Paik P, Veillon R, Cortot AB, Felip E, Sakai H, Mazieres J, et al. Phase II study of tepotinib in NSCLC patients with METex14 mutations Presented at the American Society of Clinical Oncology (ASCO) Annual Meeting, Chicago, Illinois, USA, 31 May – 4 June 2019.

      ,
      • Bauer T.M.
      • Schuler M.
      • Berardi R.
      • Lim W.T.
      • Van Geel R.
      • De Jonge M.
      • et al.
      MINI01.03: Phase (Ph) I study of the safety and efficacy of the cMET inhibitor capmatinib (INC280) in patients with advanced cMET+ NSCLC: topic: medical oncology.
      ]. However, several resistance mechanisms have been reported, including additional mutations in MET exon 14 [
      • Heist R.S.
      • Sequist L.V.
      • Borger D.
      • Gainor J.F.
      • Arellano R.S.
      • Le L.P.
      • et al.
      Acquired resistance to crizotinib in NSCLC with MET Exon 14 skipping.
      ,
      • Ou S.I.
      • Young L.
      • Schrock A.B.
      • Johnson A.
      • Klempner S.J.
      • Zhu V.W.
      • et al.
      Emergence of preexisting MET Y1230C mutation as a resistance mechanism to crizotinib in NSCLC with MET Exon 14 skipping.
      ], upregulation of bypass signaling pathways, and/or the acquisition of additional oncogenic mutations. A study of mechanisms of resistance to the MET TKIs crizotinib and glesatinib reported acquired mutated MET exon 14 allele amplification or MET tyrosine kinase domain secondary site mutations and bypass track activation, including amplification of wild-type KRAS, BRAF, and/or EGFR [
      • Awad M.M.
      • Bahcall M.
      • Sholl L.M.
      • Wilson F.H.
      • Paweletz C.
      • Capelletti M.
      Mechanisms of acquired resistance to MET tyrosine kinase inhibitors (TKIs) in MET exon 14 (METex14) mutant non-small cell lung cancer (NSCLC).
      ]. Interestingly, the same study showed that one patient who acquired resistance to glesatinib through mutated MET exon 14 allele amplification reported a confirmed partial response after switching to crizotinib [
      • Awad M.M.
      • Bahcall M.
      • Sholl L.M.
      • Wilson F.H.
      • Paweletz C.
      • Capelletti M.
      Mechanisms of acquired resistance to MET tyrosine kinase inhibitors (TKIs) in MET exon 14 (METex14) mutant non-small cell lung cancer (NSCLC).
      ]. Another study of paired tumor biopsies reported resistance acquired via additional MET pathway alterations or via activation of other pathways, including EGFR and RAS [

      Guo R, Offin M, Brannon AR, Chow A, Delasos L, Somwar R, et al. Primary and acquired resistance to MET inhibiton in patients with MET exon 14-altered lung cancers. Presented at the American Society of Clinical Oncology (ASCO) Annual Meeting, Chicago, Illinois, USA, 31 May – 4 June 2019.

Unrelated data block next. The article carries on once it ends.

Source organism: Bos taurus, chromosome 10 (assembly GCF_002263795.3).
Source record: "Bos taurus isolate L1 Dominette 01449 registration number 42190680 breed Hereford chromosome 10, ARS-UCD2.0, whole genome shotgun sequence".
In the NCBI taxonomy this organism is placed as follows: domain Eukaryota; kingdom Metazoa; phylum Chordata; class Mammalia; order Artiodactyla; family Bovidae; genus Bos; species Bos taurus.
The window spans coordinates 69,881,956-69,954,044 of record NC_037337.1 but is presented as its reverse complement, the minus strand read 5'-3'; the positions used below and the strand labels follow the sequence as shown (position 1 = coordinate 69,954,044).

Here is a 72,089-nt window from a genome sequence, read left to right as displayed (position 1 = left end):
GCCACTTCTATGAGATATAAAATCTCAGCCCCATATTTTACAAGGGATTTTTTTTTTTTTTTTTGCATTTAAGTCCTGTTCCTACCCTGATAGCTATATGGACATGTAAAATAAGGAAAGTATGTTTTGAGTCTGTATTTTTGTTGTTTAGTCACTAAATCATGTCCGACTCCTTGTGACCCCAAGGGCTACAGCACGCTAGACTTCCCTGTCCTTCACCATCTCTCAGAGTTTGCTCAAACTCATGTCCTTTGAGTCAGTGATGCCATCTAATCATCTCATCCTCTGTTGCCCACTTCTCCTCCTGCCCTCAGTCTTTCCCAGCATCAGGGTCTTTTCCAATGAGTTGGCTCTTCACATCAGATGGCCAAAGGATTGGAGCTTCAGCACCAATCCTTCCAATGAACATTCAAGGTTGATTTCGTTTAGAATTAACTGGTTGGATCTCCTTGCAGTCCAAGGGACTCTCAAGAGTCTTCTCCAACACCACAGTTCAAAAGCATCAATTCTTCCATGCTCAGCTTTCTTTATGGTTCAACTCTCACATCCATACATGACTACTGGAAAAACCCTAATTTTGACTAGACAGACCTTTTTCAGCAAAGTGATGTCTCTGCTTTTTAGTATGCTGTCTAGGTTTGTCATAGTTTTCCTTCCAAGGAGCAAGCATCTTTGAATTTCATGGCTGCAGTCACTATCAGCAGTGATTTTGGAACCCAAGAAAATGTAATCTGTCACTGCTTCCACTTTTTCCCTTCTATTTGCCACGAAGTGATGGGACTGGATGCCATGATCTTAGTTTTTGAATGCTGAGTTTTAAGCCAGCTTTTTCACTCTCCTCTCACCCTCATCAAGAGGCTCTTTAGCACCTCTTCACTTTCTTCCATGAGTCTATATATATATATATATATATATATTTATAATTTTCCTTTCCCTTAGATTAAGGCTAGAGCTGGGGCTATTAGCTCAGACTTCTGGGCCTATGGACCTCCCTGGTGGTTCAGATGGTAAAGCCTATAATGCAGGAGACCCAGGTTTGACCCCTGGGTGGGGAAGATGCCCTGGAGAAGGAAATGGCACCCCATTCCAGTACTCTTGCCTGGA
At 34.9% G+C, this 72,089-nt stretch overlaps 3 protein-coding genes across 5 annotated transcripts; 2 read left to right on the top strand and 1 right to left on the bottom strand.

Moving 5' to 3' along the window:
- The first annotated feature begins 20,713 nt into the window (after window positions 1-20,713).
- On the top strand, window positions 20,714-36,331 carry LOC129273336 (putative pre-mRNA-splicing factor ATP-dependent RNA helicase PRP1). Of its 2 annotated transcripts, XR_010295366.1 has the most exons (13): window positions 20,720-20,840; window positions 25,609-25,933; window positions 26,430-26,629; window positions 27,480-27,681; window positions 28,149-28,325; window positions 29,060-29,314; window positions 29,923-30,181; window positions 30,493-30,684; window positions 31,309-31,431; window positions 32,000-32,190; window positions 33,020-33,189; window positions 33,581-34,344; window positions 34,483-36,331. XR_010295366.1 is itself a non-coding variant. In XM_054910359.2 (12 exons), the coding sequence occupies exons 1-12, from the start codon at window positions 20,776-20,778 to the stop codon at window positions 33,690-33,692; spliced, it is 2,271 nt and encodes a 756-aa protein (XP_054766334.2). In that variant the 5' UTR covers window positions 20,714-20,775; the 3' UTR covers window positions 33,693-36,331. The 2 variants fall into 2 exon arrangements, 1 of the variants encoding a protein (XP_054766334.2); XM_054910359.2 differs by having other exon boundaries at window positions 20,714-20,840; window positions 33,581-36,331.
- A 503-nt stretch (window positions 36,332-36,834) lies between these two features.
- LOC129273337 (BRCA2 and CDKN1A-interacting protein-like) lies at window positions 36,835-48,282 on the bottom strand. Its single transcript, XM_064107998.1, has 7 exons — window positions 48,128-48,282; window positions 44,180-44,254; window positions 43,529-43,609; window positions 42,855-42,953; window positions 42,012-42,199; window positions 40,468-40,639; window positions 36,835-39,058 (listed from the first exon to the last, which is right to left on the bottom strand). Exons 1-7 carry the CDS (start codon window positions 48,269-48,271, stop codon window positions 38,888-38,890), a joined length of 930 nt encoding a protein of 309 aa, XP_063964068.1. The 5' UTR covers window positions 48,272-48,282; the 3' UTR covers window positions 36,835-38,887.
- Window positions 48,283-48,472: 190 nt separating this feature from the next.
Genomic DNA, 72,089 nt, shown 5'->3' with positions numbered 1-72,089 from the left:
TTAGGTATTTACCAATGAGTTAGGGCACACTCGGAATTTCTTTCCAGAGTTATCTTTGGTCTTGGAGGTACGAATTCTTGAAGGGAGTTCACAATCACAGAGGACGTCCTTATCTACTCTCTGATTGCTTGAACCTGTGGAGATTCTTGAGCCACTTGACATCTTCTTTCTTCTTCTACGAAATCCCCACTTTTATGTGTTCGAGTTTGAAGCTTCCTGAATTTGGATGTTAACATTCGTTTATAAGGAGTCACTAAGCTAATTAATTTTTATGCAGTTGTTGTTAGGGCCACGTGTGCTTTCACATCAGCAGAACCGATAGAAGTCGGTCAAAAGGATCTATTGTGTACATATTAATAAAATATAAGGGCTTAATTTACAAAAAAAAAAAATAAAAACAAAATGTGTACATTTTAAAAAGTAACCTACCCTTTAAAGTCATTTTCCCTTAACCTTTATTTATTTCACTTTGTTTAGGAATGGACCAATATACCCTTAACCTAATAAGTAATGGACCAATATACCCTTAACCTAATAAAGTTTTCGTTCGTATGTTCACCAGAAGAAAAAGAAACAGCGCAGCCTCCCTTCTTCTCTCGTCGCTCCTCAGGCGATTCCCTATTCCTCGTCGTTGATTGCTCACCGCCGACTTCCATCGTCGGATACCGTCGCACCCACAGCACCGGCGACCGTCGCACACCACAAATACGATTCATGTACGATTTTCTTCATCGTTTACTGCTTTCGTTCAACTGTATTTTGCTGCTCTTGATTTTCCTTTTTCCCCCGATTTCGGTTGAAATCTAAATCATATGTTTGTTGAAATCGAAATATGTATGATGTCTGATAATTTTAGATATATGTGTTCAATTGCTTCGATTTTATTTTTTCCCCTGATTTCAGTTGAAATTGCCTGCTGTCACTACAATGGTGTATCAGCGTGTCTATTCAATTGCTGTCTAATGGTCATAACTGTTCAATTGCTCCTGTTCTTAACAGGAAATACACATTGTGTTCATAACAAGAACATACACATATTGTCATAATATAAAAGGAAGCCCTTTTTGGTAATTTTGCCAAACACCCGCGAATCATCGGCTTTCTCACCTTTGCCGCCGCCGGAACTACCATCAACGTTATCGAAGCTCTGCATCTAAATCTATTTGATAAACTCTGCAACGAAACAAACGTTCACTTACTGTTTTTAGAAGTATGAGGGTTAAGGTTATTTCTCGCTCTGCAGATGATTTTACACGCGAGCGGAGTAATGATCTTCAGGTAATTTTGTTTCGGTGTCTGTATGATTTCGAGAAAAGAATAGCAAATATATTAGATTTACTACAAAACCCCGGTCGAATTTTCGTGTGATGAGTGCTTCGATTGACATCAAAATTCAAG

]. Assessment of cell-free circulating tumor DNA from 289 patients with NSCLC harboring MET exon 14 skipping found frequent RAS-MAPK pathway alterations were associated with a lower response to MET TKIs [
      • Rotow J.K.
      • Gui P.
      • Wu W.
      • Raymond V.M.
      • Lanman R.B.
      • Kaye F.J.
      • et al.
      Co-occurring alterations in the RAS-MAPK pathway limit response to MET inhibitor treatment in MET exon 14 skipping mutation-positive lung cancer.
      ]. This resistance to MET TKIs was overcome by co-treatment with crizotinib and the MEK inhibitor trametinib. Another preclinical study, in which resistance was induced in a cell line harboring MET exon 14 skipping by exposure to high levels of MET TKIs, provided evidence that resistance to type I and II MET TKIs may often be through different pathways [
      • Fujino T.
      • Kobayashi Y.
      • Suda K.
      • Koga T.
      • Nishino M.
      • Ohara S.
      • et al.
      Sensitivity and resistance of MET Exon 14 mutations in lung cancer to eight MET tyrosine kinase inhibitors in vitro.
      ].
      Taken together, these findings suggest that mechanisms of resistance to different MET inhibitors are complex and diverse, and may vary due to differing mechanisms of action of MET inhibitors [
      • Engstrom L.D.
      • Aranda R.
      • Lee M.
      • Tovar E.A.
      • Essenburg C.J.
      • Madaj Z.
      • et al.
      Glesatinib exhibits antitumor activity in lung cancer models and patients harboring MET Exon 14 mutations and overcomes mutation-mediated resistance to type I MET inhibitors in nonclinical models.
      ]. Clearly, novel therapeutic strategies will be needed to combat multiple complex resistance mechanisms [
      • Awad M.M.
      • Bahcall M.
      • Sholl L.M.
      • Wilson F.H.
      • Paweletz C.
      • Capelletti M.
      Mechanisms of acquired resistance to MET tyrosine kinase inhibitors (TKIs) in MET exon 14 (METex14) mutant non-small cell lung cancer (NSCLC).
      ], possibly in the form of sequencing or combination approaches [
      • Rotow J.K.
      • Gui P.
      • Wu W.
      • Raymond V.M.
      • Lanman R.B.
      • Kaye F.J.
      • et al.
      Co-occurring alterations in the RAS-MAPK pathway limit response to MET inhibitor treatment in MET exon 14 skipping mutation-positive lung cancer.
      ,
      • Fujino T.
      • Kobayashi Y.
      • Suda K.
      • Koga T.
      • Nishino M.
      • Ohara S.
      • et al.